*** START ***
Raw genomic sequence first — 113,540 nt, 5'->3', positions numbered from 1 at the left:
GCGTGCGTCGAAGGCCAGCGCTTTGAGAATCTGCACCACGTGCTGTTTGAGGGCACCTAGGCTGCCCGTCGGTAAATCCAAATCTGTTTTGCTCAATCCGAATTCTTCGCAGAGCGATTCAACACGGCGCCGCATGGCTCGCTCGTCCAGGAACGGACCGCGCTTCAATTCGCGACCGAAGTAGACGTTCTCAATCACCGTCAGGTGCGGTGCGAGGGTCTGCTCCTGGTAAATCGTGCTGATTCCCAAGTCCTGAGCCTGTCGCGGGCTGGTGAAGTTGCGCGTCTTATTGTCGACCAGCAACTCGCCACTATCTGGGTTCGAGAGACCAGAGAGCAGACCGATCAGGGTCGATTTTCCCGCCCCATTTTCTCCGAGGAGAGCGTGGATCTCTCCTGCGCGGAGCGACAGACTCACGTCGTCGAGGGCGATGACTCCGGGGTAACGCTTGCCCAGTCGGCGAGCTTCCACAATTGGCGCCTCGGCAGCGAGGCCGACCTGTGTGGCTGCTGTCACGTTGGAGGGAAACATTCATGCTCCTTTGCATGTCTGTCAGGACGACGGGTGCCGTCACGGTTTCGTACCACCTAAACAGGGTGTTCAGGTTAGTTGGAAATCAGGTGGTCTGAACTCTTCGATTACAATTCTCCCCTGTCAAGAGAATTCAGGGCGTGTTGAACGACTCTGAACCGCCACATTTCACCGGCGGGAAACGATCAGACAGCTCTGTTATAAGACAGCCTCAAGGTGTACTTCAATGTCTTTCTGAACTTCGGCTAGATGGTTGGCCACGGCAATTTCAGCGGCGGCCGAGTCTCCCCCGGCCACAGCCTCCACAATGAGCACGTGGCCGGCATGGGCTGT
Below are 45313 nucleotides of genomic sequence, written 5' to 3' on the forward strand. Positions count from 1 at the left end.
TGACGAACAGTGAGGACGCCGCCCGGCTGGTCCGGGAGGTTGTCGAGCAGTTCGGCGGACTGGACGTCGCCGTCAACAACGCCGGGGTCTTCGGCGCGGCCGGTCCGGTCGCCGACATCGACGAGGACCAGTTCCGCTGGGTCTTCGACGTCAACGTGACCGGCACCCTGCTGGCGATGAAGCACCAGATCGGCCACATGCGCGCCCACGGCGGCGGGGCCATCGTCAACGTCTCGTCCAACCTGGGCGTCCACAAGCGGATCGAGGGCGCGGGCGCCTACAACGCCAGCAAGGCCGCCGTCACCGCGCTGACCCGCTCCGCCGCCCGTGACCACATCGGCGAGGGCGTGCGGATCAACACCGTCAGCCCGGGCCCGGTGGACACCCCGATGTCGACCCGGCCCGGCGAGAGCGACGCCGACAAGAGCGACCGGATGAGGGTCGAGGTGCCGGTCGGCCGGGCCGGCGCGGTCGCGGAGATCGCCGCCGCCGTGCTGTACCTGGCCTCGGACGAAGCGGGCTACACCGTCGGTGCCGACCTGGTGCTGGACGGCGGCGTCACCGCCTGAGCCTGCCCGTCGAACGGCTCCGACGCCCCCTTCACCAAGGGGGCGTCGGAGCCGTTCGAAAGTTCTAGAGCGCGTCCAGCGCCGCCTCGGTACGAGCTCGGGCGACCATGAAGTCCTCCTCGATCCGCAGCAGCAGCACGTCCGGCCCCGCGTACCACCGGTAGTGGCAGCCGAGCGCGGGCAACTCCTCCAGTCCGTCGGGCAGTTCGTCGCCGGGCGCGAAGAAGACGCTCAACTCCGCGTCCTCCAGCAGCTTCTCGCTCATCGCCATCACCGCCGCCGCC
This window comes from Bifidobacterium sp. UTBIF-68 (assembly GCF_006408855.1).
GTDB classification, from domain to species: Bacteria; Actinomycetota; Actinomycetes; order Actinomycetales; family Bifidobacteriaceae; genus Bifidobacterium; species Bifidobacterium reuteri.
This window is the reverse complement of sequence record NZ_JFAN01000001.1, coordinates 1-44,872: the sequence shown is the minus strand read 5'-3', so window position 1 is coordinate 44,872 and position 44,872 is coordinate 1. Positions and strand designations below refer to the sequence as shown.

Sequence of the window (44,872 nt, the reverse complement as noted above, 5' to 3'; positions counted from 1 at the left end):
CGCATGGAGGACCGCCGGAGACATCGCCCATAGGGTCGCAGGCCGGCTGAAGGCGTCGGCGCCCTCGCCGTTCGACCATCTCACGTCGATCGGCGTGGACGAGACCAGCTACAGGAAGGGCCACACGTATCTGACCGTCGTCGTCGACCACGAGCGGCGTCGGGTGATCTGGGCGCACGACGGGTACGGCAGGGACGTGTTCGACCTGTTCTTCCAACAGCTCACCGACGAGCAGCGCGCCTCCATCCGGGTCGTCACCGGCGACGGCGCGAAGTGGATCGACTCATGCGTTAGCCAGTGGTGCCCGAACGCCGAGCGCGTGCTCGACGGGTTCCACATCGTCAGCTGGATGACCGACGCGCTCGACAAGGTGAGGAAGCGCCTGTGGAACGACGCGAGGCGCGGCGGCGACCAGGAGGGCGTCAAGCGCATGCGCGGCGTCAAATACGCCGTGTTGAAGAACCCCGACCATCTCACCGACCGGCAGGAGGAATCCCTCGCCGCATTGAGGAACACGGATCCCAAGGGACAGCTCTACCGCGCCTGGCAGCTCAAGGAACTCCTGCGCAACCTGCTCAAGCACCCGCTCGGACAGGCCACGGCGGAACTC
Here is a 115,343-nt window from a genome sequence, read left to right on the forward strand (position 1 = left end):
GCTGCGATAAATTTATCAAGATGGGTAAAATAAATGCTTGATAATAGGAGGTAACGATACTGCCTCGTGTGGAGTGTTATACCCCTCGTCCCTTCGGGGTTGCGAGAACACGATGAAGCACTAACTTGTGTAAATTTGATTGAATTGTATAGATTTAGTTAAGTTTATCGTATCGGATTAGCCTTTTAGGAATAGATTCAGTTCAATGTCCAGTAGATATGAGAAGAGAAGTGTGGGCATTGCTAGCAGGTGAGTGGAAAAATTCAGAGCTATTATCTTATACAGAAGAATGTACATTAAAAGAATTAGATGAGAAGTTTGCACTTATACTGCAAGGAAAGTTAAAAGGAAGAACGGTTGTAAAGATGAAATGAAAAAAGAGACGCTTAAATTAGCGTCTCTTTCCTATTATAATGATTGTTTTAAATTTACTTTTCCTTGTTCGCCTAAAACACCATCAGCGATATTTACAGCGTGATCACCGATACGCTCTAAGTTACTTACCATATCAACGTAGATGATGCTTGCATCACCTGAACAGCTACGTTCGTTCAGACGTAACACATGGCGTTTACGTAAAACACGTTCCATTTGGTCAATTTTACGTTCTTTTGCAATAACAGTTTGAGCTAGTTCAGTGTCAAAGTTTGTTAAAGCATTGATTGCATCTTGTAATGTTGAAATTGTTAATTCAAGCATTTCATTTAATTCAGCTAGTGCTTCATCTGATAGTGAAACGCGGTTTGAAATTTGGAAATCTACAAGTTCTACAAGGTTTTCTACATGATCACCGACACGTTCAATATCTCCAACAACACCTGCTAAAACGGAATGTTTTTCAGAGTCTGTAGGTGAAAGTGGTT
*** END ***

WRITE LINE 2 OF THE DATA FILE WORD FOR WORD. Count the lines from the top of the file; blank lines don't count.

GCGTGCGTCGAAGGCCAGCGCTTTGAGAATCTGCACCACGTGCTGTTTGAGGGCACCTAGGCTGCCCGTCGGTAAATCCAAATCTGTTTTGCTCAATCCGAATTCTTCGCAGAGCGATTCAACACGGCGCCGCATGGCTCGCTCGTCCAGGAACGGACCGCGCTTCAATTCGCGACCGAAGTAGACGTTCTCAATCACCGTCAGGTGCGGTGCGAGGGTCTGCTCCTGGTAAATCGTGCTGATTCCCAAGTCCTGAGCCTGTCGCGGGCTGGTGAAGTTGCGCGTCTTATTGTCGACCAGCAACTCGCCACTATCTGGGTTCGAGAGACCAGAGAGCAGACCGATCAGGGTCGATTTTCCCGCCCCATTTTCTCCGAGGAGAGCGTGGATCTCTCCTGCGCGGAGCGACAGACTCACGTCGTCGAGGGCGATGACTCCGGGGTAACGCTTGCCCAGTCGGCGAGCTTCCACAATTGGCGCCTCGGCAGCGAGGCCGACCTGTGTGGCTGCTGTCACGTTGGAGGGAAACATTCATGCTCCTTTGCATGTCTGTCAGGACGACGGGTGCCGTCACGGTTTCGTACCACCTAAACAGGGTGTTCAGGTTAGTTGGAAATCAGGTGGTCTGAACTCTTCGATTACAATTCTCCCCTGTCAAGAGAATTCAGGGCGTGTTGAACGACTCTGAACCGCCACATTTCACCGGCGGGAAACGATCAGACAGCTCTGTTATAAGACAGCCTCAAGGTGTACTTCAATGTCTTTCTGAACTTCGGCTAGATGGTTGGCCACGGCAATTTCAGCGGCGGCCGAGTCTCCCCCGGCCACAGCCTCCACAATGAGCACGTGGCCGGCATGGGCTGT